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Terminator 3: Rise of the Machines(2003)
A decade has passed since John Connor helped prevent Judgment Day and save mankind from mass destruction. Now, 25, Connor lives "off the grid" - no home, no credit cards, no cell phone and no job. No record of his existence. No way he can be traced by Skynet - the highly developed network of machines that once tried to kill him and wage war on humanity. Until?out of the shadows of the future steps the T-X, Skynet's most sophisticated cyborg killing machine yet. Sent back through time to complete the job left unfinished by her predecessor, the T-1000, this machine is as relentless as her human guise is beautiful. Now Connor's only hope for survival is the Terminator, his mysterious former assassin. Together, they must triumph over the technologically superior T-X and forestall the looming threat of Judgment Day?or face the apocalypse and the fall of civilization as we know it.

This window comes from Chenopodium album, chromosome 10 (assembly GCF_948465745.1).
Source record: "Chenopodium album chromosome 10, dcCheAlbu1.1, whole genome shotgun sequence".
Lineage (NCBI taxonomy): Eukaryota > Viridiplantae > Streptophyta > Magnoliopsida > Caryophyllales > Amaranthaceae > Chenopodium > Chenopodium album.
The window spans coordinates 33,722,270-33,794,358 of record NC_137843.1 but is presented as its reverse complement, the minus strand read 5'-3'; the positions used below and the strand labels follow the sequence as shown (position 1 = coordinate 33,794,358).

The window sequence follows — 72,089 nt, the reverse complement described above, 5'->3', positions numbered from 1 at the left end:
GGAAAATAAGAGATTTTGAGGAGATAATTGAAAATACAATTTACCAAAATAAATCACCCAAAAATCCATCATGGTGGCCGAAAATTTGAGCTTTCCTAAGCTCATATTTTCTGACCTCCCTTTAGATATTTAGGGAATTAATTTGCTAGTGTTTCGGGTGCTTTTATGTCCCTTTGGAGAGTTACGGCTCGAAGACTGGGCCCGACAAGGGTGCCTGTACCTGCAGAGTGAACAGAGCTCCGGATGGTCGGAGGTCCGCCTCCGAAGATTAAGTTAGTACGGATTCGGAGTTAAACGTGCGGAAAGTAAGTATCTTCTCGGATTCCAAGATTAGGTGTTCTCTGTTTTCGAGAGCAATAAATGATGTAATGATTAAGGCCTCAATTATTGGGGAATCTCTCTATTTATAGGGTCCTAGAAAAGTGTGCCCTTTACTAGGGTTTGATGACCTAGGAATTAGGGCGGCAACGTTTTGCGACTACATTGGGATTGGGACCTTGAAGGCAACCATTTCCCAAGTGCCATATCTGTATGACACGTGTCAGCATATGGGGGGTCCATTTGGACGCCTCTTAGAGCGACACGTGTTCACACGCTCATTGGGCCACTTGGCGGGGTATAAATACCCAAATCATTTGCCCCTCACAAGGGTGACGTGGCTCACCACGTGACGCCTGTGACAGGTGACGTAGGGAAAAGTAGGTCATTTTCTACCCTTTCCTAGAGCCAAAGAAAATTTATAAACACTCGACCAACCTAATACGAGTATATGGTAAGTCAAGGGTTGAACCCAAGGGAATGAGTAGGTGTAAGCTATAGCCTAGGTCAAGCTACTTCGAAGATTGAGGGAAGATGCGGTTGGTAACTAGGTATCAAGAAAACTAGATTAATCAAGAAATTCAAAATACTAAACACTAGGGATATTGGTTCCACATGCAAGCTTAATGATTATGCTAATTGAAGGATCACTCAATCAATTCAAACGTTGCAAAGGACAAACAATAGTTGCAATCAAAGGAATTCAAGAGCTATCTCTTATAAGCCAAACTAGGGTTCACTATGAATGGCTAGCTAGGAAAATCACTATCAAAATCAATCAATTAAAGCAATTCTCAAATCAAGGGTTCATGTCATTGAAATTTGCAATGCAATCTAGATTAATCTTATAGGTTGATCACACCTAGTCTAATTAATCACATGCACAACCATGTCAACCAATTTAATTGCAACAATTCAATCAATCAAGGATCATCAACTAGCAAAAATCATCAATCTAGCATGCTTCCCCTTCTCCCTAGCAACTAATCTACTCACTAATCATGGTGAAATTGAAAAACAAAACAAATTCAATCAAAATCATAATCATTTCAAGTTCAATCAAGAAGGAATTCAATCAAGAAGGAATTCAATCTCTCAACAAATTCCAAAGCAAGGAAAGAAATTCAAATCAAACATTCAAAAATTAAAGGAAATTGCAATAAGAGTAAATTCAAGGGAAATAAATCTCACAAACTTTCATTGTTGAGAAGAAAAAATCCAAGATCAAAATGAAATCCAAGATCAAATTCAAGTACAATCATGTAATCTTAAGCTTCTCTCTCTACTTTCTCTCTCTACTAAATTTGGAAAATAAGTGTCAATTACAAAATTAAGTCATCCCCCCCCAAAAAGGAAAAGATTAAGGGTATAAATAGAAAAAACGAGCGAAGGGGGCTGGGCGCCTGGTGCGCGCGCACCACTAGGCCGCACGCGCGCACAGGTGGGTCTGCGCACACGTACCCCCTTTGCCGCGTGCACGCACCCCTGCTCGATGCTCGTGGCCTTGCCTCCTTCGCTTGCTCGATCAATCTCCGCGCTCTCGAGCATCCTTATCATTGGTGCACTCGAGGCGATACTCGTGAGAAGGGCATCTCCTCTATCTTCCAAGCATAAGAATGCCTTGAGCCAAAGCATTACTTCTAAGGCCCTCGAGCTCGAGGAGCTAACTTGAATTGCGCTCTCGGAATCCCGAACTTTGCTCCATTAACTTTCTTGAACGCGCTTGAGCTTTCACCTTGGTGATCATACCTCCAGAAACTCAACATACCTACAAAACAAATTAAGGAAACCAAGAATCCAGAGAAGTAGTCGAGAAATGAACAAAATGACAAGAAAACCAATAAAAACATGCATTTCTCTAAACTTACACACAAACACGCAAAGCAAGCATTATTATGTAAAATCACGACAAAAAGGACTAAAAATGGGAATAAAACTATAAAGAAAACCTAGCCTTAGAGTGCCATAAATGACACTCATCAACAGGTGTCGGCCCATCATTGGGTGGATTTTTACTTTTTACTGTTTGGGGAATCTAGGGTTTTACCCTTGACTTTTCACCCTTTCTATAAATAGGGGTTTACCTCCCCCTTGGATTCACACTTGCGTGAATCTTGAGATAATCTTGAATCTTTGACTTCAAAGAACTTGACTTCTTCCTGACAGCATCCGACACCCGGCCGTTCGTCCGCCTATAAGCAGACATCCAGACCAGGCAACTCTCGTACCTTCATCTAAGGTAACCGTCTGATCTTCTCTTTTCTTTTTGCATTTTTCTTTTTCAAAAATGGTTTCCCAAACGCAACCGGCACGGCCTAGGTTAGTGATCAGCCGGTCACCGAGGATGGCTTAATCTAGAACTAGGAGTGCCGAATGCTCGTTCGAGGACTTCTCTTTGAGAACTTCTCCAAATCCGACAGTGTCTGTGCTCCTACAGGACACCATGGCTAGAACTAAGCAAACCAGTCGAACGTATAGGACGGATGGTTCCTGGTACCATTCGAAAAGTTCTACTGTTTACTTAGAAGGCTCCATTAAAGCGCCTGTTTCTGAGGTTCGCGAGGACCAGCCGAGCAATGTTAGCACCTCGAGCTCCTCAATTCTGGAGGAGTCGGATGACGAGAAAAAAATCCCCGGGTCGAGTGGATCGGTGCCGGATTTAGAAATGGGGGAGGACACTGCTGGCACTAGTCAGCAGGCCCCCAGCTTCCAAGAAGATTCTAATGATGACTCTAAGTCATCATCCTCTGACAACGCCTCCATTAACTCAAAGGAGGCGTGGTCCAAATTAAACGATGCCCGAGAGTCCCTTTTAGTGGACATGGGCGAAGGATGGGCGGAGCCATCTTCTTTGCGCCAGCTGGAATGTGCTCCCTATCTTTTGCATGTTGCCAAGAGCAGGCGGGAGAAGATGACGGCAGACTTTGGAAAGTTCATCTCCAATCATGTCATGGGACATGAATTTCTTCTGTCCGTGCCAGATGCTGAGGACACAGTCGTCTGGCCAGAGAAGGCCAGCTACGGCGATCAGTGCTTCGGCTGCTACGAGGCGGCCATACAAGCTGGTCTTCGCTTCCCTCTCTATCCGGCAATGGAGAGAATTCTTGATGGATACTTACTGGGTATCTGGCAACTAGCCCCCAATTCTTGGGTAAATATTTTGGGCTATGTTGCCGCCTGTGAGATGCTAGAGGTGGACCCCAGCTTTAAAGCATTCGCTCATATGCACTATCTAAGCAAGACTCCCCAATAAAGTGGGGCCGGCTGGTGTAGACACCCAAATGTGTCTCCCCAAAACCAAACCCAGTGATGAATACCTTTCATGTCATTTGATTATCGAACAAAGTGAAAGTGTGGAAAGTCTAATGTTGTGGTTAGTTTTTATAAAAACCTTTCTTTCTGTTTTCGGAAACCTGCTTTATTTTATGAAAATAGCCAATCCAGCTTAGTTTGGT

For more about Terminator 3: Rise of the Machines and the Terminator 3: Rise of the Machines Blu-ray release, see Terminator 3: Rise of the Machines Blu-ray Review published by Martin Liebman on February 11, 2008 where this Blu-ray release scored 3.5 out of 5.
Starring: Arnold Schwarzenegger, Nick Stahl, Claire Danes, Kristanna Loken, David Andrews, Mark Famiglietti
Director: Jonathan Mostow
» See full cast & crew
Terminator 3: Rise of the Machines Blu-ray Review
This underrated sequel proves to be a troubled Blu-ray.
Reviewed by Martin Liebman, February 11, 2008
The future has not been written. There is no fate but what we make for ourselves. I wish I could believe that.